Attorneys have filed several documents in recent months regarding U.S. Border Patrol agent Nicholas Corbett’s civil suit that is pending in U.S. District Court in Tucson.
A civil suit was filed against Corbett on behalf of the victim’s parents, Renato Ariza Dominguez and Maria Clara Leonor Rivera Cordero, on Dec. 10, 2008. Plaintiffs filed a second suit on Aug. 24, under the federal tort claims act, naming defendants as the United States and some federal agencies and agents.
The two cases were consolidated into one case on Sept. 11. Then on Oct. 30, attorneys representing the United States filed a motion to dismiss the case.
The plaintiffs then filed two amended complaints on Nov. 24.
The first amended complaint claims wrongful death under the federal tort claims act. It lists the United States as the defendant and alleges claims of battery and negligence, as well as negligent hiring, retention and supervision.
It claims Corbett used excessive deadly force in shooting and killing the victim, who was defenseless and was nonthreatening. It also claims Corbett negligently breached his duty of due care when he placed himself in a position to discharge a firearm at the victim.
And it claims government officials had a duty to follow appropriate procedures, such as making sure Corbett did not take part in inappropriate activities that reflected a propensity for violence or for racial or ethnic hatred.
The second amended complaint, which names Corbett as the defendant, cites a violation of the victim’s civil rights under several constitutional amendments and a violation of his civil rights for the Border Patrol’s supervisory responsibility.
“The custom and practice by these agents is to shoot any persons encountered in the general vicinity of the United States border, without regard to whether the agents are in any danger or whether the suspect individuals are armed or engaged in any illegal activity. The practical effect of this custom and practice is to shoot first and ask questions later if anyone survives,” the complaint states.
It alleges that Corbett and other unknown agents acted with intent to deprive the victim of freedom from unreasonable seizures in the form of use of excessive force, freedom from deprivation of liberty without due process of law, freedom from punishment prior to conviction for any crime, and equal protection of the laws.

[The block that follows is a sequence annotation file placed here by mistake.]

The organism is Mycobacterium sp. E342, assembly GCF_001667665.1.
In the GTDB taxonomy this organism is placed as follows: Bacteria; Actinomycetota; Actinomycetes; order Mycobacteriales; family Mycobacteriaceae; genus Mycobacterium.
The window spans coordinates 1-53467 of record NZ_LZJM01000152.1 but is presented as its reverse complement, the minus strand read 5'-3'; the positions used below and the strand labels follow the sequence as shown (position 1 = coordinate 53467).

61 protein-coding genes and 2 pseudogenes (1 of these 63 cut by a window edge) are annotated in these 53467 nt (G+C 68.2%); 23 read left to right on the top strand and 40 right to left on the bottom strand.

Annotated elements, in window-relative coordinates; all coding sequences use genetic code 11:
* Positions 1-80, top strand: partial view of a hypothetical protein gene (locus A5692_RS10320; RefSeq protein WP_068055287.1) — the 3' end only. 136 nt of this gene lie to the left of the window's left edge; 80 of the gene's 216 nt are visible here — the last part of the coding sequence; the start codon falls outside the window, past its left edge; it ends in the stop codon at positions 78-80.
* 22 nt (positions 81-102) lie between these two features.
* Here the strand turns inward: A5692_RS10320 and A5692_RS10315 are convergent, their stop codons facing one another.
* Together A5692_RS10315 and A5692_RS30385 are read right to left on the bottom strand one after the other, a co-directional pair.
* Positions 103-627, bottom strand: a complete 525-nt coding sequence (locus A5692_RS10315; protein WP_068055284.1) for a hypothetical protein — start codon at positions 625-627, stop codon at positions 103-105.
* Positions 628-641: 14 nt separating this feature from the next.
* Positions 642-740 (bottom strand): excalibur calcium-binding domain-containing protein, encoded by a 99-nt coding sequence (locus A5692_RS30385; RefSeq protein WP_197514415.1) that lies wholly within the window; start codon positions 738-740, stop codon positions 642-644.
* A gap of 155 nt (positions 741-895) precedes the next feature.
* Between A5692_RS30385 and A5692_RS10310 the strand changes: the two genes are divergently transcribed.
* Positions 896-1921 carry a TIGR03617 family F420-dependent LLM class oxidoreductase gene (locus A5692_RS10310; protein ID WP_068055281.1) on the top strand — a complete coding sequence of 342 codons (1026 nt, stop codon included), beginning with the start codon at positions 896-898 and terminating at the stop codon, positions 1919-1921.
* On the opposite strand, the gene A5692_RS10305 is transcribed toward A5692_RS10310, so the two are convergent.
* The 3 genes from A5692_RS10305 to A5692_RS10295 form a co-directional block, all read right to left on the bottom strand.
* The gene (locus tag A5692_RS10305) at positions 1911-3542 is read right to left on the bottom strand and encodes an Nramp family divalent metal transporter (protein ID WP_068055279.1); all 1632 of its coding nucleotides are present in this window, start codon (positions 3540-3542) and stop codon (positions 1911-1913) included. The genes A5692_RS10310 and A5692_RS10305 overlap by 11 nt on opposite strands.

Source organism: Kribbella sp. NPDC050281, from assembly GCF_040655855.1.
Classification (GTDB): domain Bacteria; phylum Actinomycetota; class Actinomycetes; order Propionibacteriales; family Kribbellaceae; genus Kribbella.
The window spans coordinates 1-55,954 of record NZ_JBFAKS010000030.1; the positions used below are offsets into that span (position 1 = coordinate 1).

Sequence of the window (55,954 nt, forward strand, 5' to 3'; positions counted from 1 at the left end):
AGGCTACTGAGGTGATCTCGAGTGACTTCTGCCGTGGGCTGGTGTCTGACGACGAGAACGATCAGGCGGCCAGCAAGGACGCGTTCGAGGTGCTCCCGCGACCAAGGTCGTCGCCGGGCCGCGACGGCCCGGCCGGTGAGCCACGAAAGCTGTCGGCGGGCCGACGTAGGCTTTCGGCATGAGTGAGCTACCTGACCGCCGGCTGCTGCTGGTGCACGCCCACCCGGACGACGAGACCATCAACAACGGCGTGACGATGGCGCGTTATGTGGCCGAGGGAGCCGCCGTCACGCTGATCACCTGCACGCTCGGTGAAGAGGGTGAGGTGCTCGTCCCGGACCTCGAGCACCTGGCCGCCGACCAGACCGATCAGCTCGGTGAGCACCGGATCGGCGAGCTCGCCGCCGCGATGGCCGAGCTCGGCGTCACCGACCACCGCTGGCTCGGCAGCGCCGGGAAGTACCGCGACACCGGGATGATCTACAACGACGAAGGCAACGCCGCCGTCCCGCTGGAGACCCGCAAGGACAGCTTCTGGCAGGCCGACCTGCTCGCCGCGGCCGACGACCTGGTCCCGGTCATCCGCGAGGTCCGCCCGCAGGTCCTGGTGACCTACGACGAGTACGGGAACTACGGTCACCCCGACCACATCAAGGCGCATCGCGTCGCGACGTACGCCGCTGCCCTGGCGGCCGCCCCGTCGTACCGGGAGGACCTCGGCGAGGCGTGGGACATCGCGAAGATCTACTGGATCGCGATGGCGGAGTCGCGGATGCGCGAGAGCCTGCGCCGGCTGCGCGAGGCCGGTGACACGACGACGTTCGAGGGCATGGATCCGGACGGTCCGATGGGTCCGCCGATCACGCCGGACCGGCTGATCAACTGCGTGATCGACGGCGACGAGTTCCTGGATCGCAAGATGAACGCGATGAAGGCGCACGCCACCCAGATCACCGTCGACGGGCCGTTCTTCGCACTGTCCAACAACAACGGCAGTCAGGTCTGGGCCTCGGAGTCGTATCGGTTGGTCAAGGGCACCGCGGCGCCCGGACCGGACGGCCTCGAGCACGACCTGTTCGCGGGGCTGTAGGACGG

It also alleges that unknown Border Patrol supervisory personnel encouraged the use of excessive force and were indifferent to the violation of constitutional rights of people in the victim’s situation.
It also states that unknown personnel possessed knowledge that Corbett engaged in aggressive altercations, making him unsuitable to be employed as a Border Patrol agent.
What’s being sought?
The case against Corbett and the United States seeks compensatory general damages such as pain and suffering, special damages for the loss of economic support and funeral and burial expenses, and exemplary damages for acts done recklessly or with deliberate indifference.
On Dec. 8, attorneys for the U.S. filed a motion to dismiss and strike portions of the amended complaints. Meanwhile, Corbett’s attorney, Sean Chapman, filed a notice to join in on that motion.
Regarding the negligence argument in the federal tort claims act complaint, the defendants point out that some of the contentions raised by the plaintiffs are “meritless as evidenced by witness testimony and existing physical evidence.”
“The complaint alleges an intentional execution style killing, not an accidental shooting, or a shooting caused by misapprehension of the situation at hand,” the motion adds.
The defendants argue the claim of negligent hiring, retention and supervision should be dismissed because the United States has not waived its sovereign immunity for constitutional tort claims.
“A suit against the United States can only be entertained when Congress has specifically waived the United States’ immunity,” the motion states.
The defendants point out a suit against the United States under the Federal Torts Claims Act is the exclusive remedy for tort claims arising from the actions of any government employee while acting within the scope of employment. The United States is liable only “in the same manner and to the same extent as a private individual under like circumstance.”
In response to the claim of violation of civil rights for supervisory responsibility, the defendants state that the doctrine of sovereign immunity precludes this type of case against officers in their official capacity, a federal agency or the United States.
“Although the plaintiffs allege that this claim is directed toward the supervisory Border Patrol agents in their individual capacities, the allegations make clear that the intent is to sue them for alleged acts performed in their official capacities,” the motion states.
The defendants also request the court to strike portions of the amended complaints regarding the alleged policies, customs and practices because they are “impertinent and scandalous” and create the potential for unfair prejudice against the United States.
Corbett was charged in a criminal case for the death of Dominguez Rivera and he went on trial twice in 2008, but the charges were dismissed after the trials resulted in hung juries. His defense claimed he acted in self-defense because the victim was trying to smash his head with a rock.